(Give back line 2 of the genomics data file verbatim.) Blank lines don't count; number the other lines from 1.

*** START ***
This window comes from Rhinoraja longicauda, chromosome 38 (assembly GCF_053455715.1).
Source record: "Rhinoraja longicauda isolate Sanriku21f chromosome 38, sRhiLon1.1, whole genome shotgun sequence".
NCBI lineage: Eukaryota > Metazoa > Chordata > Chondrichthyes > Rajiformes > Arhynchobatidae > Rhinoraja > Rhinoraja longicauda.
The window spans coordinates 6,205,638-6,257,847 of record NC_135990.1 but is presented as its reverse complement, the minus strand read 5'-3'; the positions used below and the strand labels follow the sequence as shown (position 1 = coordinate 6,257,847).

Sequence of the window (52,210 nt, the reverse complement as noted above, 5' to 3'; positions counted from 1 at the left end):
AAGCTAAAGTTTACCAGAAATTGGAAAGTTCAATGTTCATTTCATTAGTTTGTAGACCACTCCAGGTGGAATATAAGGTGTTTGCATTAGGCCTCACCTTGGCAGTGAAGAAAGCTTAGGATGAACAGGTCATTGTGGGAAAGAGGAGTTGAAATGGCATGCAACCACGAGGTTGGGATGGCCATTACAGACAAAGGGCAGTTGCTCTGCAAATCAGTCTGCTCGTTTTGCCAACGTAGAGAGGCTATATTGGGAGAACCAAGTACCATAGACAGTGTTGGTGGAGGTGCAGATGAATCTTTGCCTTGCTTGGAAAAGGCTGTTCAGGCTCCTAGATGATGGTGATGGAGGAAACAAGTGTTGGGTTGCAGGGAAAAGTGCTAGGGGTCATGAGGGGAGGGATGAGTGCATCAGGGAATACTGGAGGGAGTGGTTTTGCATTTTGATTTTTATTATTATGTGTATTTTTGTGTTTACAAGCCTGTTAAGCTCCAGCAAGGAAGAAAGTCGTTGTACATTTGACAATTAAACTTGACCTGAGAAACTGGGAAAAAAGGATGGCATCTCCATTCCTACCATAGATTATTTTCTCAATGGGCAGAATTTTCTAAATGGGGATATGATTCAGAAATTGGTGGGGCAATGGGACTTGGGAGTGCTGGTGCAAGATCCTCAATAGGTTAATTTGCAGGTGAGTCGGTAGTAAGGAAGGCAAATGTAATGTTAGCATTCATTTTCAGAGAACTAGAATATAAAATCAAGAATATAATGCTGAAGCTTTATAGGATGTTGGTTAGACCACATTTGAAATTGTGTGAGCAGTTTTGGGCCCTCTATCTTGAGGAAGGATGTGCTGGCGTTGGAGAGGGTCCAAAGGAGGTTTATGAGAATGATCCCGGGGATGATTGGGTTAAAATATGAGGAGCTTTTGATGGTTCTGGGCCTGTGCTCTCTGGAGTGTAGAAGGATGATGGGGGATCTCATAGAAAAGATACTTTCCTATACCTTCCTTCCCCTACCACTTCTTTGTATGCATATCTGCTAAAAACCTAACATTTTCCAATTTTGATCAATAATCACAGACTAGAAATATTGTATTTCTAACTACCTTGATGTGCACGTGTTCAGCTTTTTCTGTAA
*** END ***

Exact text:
Source record: "Rhinoraja longicauda isolate Sanriku21f chromosome 38, sRhiLon1.1, whole genome shotgun sequence".